Testicular microlithiasis: Is it linked with testicular cancer?
Testicular microlithiasis (tes-TIK-yoo-lur my-kroh-lih-THIE-uh-sis) is a condition in which small clusters of calcium form in the testicles. It can be detected on an ultrasound exam of the scrotum.
Several studies show a relationship between testicular microlithiasis and testicular cancer. But it is not clear whether having testicular microlithiasis is an independent risk factor for testicular cancer.
Most studies of testicular microlithiasis have relied on data collected from scrotal ultrasounds done for some other reason, such as swelling, pain or an undescended testicle. In these studies, there appears to be an association between testicular microlithiasis and testicular cancer.
However, studies involving healthy participants with no symptoms show that testicular microlithiasis is much more common than is testicular cancer. As a result, researchers believe that testicular microlithiasis is unlikely to increase the risk of testicular cancer in someone who is otherwise healthy.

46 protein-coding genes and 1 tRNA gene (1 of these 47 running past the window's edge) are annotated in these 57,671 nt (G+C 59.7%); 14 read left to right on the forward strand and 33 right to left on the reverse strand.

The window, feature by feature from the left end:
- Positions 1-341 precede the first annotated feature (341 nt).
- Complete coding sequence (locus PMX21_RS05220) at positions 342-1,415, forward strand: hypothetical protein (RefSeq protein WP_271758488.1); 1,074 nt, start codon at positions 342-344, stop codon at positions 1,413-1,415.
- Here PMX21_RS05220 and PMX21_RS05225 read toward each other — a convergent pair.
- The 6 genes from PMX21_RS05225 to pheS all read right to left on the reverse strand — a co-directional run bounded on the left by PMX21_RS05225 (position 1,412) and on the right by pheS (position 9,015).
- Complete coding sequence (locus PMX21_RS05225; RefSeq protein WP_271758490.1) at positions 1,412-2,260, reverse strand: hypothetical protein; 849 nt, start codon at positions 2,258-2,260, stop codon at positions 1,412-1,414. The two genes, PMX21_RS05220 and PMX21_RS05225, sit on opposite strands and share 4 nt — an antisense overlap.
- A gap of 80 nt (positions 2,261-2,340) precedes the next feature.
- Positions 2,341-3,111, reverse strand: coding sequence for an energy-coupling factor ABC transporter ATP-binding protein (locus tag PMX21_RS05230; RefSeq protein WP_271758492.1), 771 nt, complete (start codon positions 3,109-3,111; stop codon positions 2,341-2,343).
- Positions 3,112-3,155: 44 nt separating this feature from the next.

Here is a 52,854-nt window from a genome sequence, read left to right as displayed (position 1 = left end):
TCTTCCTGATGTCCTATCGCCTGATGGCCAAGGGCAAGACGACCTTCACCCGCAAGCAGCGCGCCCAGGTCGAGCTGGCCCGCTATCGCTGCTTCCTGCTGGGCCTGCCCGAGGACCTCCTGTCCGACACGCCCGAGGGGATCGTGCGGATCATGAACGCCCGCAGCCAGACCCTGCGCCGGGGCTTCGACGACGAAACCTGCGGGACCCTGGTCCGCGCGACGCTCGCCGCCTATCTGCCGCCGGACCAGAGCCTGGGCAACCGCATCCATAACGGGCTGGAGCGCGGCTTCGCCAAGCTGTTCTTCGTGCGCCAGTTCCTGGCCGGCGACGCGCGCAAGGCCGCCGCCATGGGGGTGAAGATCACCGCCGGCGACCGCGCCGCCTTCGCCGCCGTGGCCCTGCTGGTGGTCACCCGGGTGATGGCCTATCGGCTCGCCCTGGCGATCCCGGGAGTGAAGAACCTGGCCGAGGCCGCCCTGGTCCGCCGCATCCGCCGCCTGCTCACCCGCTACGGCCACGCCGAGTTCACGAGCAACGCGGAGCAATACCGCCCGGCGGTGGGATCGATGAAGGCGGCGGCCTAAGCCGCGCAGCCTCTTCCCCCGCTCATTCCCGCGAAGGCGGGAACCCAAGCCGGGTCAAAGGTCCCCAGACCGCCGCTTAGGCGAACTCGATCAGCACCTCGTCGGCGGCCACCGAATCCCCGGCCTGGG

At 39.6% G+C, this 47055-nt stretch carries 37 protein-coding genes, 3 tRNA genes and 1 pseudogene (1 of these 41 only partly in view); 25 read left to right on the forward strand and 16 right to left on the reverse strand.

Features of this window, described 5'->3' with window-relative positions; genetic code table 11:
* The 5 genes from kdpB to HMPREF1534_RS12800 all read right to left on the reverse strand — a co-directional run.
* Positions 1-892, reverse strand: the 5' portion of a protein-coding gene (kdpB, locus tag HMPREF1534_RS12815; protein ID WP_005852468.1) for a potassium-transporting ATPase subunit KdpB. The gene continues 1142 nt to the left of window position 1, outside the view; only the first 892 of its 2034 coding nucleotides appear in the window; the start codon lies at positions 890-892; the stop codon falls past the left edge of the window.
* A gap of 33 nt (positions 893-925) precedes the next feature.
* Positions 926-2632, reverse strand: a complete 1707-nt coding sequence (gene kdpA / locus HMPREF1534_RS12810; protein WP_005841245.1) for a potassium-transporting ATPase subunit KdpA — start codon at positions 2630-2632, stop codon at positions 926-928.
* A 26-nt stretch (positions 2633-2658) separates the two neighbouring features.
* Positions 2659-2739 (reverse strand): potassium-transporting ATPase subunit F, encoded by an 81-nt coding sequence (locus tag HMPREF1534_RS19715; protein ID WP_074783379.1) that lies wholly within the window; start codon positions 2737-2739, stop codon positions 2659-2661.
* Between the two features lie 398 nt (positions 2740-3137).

If you have testicular microlithiasis, your health care provider will likely consider your medical history when suggesting any follow-up recommendations. For example:
- You are healthy and have no symptoms or risk factors for testicular cancer. Your provider might suggest that you do regular testicular self-exams and make an appointment if you find any unusual lumps.
- You have other risk factors for testicular cancer. If you have other risk factors for testicular cancer, such as a previously undescended testicle, your provider might suggest close follow-up with annual ultrasound exams.
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